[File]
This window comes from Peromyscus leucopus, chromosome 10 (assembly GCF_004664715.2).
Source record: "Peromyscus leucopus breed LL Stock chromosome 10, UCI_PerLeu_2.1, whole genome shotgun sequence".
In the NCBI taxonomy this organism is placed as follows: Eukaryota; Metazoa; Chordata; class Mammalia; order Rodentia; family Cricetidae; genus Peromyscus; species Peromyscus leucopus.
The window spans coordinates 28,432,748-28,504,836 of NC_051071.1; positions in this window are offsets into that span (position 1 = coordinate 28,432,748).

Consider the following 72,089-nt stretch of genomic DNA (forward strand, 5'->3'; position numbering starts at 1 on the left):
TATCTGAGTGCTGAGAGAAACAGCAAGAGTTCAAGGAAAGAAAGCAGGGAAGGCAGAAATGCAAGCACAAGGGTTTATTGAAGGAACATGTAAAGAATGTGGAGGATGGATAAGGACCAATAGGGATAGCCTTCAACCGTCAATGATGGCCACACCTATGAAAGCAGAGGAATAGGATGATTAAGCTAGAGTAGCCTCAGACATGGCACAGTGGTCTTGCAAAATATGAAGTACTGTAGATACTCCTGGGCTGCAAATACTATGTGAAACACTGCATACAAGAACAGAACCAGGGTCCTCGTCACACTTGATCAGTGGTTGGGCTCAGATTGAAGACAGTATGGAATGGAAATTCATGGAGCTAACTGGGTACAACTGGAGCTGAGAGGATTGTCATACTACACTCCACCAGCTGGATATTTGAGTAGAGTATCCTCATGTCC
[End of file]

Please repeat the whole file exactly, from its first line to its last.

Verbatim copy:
This window comes from Peromyscus leucopus, chromosome 10 (assembly GCF_004664715.2).
Source record: "Peromyscus leucopus breed LL Stock chromosome 10, UCI_PerLeu_2.1, whole genome shotgun sequence".
In the NCBI taxonomy this organism is placed as follows: Eukaryota; Metazoa; Chordata; class Mammalia; order Rodentia; family Cricetidae; genus Peromyscus; species Peromyscus leucopus.
The window spans coordinates 28,432,748-28,504,836 of NC_051071.1; positions in this window are offsets into that span (position 1 = coordinate 28,432,748).

Consider the following 72,089-nt stretch of genomic DNA (forward strand, 5'->3'; position numbering starts at 1 on the left):
TATCTGAGTGCTGAGAGAAACAGCAAGAGTTCAAGGAAAGAAAGCAGGGAAGGCAGAAATGCAAGCACAAGGGTTTATTGAAGGAACATGTAAAGAATGTGGAGGATGGATAAGGACCAATAGGGATAGCCTTCAACCGTCAATGATGGCCACACCTATGAAAGCAGAGGAATAGGATGATTAAGCTAGAGTAGCCTCAGACATGGCACAGTGGTCTTGCAAAATATGAAGTACTGTAGATACTCCTGGGCTGCAAATACTATGTGAAACACTGCATACAAGAACAGAACCAGGGTCCTCGTCACACTTGATCAGTGGTTGGGCTCAGATTGAAGACAGTATGGAATGGAAATTCATGGAGCTAACTGGGTACAACTGGAGCTGAGAGGATTGTCATACTACACTCCACCAGCTGGATATTTGAGTAGAGTATCCTCATGTCC